iCynic

One of my roommates had control of the remote and used his diabolical, evil ways to inflict a showing of iCarly upon his fellow tenants.  College football was on but everyone at EMU hates college football outside of JMU for some reason.  Anyway, I overheard (and, admittedly, watched) enough to get a grasp of what was going on.  The real plot of the episode was uninteresting, although the importance of a first kiss was overrated.  9th graders don’t care about a first kiss, they care more about losing their virginity.  It’s curious that Nickolodeon chose to censor that…

Anyway, the real plot was the sub-one, with Carly’s brother going to prison to teach art to inmates.  They end up constructing a giant pair of pants, which the prisoners use to escape and persuade Carly’s brother into taking it home.  The pants are taken home and the convicts escape, only to find Carly and her friends in the house with them.  Now, in the show, the prisoners only tie them up and run away to enjoy their freedom via murdering, stabbing and whatever else escaped prisoners do.

I realize it’s a kid show and it’s entertainment but reality can only be dismissed so much before you ask “what the hell?”  The reality is these prisoners would have eaten these kids alive.  The show depicted them as a violent sort, one attempting to kill Carly’s brother and another who had to constantly stab things.  Violent criminals wouldn’t have left these kids alone after tying them up with duct tape.  Best-case scenario in reality?  Carly’s brother would have come home to find his sister and her friends brutally murdered.  Worst-case scenario, the prisoners rape the bodies and do other nasty, unspeakably evil deeds.

After all, Carly and her friends are witnesses to their escape and could identify them to the police.  Why leave them alive?  The police would infer that the missing inmates (who they would find missing when they did roll call or something, although they never bothered to check the pants when Carly’s brother was leaving prison) escaped in the pants and Carly’s brother would feel all sorts of guilt.

I just wrote an overview of what could have been the series finale of iCarly…wow?

Mass Effect Revisited

I’ve been replaying Mass Effect lately.  While Bioware has a good track record when it comes to games, Mass Effect is the least impressive of the bunch.  It’s still a good game but compared to Baldur’s Gate or Knights of the Old Republic, it’s clearly not in the same tier.

Mass Effect combines science-fiction with Jade Empire’s real-time combat.  The player is Commander Shepherd or however that last name is spelled.  A candidate for the SPECTREs (badass galactic enforcement), the first of your trial missions goes horribly wrong and soon, you and a party of humans/aliens are off to save the galaxy.  Without spoiling Mass Effect’s plot, that’s the best summary that can be put into words.

The universe of Mass Effect is more fleshed out than Jade Empire’s (both are original Bioware creations, whereas Baldur’s Gate and KOTOR derive from D&D d20 and Star Wars), but only on the surface.  The planets feel rather limited, something that wasn’t present in KOTOR.  While the galaxy is a big place, most of the area is unexplorable.  The player can “survey” certain planets but most are only there to be looked at and added to the codex.  The few planets that are explorable (aside from the ones essential to the plot) only have two-three places of interest and once the player lands, they’ll wonder why they even bothered.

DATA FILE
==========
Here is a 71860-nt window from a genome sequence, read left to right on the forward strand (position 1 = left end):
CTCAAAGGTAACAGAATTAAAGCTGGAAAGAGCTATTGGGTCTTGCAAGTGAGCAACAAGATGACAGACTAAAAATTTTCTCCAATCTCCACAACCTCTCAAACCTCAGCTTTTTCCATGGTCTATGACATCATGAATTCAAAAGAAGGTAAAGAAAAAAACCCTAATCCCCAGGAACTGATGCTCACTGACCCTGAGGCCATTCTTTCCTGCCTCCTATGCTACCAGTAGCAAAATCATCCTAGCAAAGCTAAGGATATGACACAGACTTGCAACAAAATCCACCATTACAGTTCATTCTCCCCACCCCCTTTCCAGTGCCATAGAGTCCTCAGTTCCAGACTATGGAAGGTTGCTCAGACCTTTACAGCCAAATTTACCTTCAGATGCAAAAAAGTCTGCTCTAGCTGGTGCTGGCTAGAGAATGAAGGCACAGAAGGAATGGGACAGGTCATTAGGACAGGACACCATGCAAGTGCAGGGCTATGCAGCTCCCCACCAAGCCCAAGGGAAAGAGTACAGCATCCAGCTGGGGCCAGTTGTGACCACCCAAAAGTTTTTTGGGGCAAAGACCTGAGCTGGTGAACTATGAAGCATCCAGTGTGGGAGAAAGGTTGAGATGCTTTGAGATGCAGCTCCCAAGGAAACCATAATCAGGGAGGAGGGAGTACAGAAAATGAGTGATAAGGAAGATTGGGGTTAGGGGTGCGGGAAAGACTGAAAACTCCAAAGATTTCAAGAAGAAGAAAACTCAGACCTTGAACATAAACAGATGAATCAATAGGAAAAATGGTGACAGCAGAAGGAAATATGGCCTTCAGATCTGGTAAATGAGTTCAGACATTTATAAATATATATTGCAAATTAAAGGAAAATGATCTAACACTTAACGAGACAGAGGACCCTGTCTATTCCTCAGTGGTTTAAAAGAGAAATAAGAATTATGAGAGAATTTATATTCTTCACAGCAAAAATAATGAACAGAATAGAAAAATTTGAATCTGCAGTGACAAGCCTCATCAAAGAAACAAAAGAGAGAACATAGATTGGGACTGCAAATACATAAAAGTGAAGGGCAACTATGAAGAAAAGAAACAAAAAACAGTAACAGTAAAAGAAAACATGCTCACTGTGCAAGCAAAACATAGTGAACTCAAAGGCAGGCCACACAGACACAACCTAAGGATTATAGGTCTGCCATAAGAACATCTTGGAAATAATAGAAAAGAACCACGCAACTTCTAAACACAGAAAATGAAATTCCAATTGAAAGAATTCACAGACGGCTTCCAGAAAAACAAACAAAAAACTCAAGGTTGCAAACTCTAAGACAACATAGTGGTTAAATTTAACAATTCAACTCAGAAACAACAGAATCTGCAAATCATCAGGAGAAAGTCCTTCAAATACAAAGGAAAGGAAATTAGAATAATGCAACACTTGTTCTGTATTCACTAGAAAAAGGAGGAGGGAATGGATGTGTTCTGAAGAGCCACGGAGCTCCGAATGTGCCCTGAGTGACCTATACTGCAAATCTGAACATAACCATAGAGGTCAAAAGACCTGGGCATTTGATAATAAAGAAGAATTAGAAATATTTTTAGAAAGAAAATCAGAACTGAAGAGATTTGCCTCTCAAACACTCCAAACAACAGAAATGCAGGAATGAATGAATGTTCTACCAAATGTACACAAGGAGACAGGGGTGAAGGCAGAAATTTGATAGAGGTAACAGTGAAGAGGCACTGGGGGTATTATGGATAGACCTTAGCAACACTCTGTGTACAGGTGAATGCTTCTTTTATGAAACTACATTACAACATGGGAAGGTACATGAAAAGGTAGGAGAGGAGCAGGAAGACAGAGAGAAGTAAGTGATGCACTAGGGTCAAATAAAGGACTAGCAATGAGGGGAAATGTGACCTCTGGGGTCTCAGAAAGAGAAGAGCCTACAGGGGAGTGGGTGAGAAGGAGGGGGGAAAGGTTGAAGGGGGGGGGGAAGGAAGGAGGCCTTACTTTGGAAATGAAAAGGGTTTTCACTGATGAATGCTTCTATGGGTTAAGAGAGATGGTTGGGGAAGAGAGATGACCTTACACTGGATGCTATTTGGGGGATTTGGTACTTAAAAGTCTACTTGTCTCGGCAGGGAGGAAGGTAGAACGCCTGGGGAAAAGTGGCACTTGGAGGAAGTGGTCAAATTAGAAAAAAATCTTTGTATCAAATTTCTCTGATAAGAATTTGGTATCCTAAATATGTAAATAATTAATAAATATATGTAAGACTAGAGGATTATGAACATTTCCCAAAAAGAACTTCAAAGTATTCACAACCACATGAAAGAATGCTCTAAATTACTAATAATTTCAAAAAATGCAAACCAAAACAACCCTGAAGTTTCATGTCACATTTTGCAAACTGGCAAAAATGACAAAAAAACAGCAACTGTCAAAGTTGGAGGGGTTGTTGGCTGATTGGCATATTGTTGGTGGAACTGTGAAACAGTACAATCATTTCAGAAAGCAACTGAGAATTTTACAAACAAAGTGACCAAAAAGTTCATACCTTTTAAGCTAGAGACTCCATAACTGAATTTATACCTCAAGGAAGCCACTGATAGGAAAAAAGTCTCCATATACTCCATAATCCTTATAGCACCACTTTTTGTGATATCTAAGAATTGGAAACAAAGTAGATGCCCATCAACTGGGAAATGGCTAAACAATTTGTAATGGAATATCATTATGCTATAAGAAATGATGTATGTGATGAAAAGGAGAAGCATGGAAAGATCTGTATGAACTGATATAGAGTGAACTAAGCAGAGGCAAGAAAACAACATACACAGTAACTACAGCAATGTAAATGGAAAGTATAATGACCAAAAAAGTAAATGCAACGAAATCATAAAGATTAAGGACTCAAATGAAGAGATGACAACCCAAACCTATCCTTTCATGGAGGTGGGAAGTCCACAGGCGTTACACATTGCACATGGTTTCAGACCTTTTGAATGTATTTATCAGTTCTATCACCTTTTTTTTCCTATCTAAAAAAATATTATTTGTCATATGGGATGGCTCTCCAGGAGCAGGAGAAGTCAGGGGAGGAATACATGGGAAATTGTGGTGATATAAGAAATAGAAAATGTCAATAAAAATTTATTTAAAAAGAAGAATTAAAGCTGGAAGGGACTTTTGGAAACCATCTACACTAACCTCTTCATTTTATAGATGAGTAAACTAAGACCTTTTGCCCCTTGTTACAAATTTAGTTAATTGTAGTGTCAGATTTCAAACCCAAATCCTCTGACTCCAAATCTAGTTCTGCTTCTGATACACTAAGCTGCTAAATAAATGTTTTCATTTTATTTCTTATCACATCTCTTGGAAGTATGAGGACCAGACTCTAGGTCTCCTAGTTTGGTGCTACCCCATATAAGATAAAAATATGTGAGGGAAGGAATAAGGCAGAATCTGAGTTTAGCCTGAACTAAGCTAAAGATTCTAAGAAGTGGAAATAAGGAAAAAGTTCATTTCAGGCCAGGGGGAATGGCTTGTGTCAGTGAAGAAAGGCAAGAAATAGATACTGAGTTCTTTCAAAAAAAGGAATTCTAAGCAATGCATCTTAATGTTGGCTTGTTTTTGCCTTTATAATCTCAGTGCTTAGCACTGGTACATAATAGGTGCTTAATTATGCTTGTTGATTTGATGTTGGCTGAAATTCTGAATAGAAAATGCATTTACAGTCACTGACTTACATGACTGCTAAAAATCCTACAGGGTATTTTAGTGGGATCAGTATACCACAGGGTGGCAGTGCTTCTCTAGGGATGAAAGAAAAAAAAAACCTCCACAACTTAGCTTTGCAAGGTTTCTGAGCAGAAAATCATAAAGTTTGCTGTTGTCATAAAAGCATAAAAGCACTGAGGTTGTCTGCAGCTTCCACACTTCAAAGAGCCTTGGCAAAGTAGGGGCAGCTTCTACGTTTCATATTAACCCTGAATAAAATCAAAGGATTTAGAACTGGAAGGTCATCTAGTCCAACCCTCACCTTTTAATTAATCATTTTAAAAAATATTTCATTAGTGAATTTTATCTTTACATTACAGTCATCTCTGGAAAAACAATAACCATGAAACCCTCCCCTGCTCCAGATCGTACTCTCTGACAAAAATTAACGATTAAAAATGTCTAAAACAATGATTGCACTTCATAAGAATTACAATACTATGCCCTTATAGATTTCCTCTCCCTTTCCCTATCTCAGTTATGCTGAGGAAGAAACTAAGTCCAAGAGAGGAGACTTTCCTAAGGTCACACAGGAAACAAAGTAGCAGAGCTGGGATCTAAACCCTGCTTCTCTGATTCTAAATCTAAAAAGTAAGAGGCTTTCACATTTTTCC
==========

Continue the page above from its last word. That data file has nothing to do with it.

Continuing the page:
Then again, gameplay has never been a major focus of Bioware.  These RPGs are story-based and Mass Effect continues that trend.  Bioware put a lot of time into this universe and want the player immersed in it.  This is done pretty well although the dialogue is a bit much and strays into Metal Gear Solid territory of “shut up and get back to the gameplay.”

Bioware must have taken a ton of flack over KOTOR’s gameplay because Mass Effect follows Jade Empire’s real-time combat.  Except instead of martial arts, guns are used.  Mass Effect plays similar to a shooter, meaning the player needs to take cover whilst filling their enemies full of bullets.  It’s nice having an infinite ammo gun (an actual gameplay mechanic, not a cheat) but the shooter elements could stand additional refining.  The squad A.I. could use a boost as well, as the player’s “allies” will constantly take all the good cover and proceed not to do anything with it.

The game looks impressive, as current-gen games should.  There are some rendering issues that come up and glitches, but none are terribly problematic.  Still, it is noticeable when they crop up.  While the music is nothing to write home about, it does its job as standard sci-fi fare.  The voice acting is good, only marred by some occasional odd lines by your player character.  Sometimes he/she sounds good and other times, they are a complete tool.

Don’t let this critical review damage Mass Effect’s goodness.  That’s just it, though.  Mass Effect is a “good” but not “great” game.  Being produced from the same company that brought us stellar titles like Baldur’s Gate or KOTOR, Mass Effect had some lofty expectations to meet.  Mass Effect stands up well enough on its own but it’s not worth mentioning in the same breath as those two great games.  8.2 out of 10.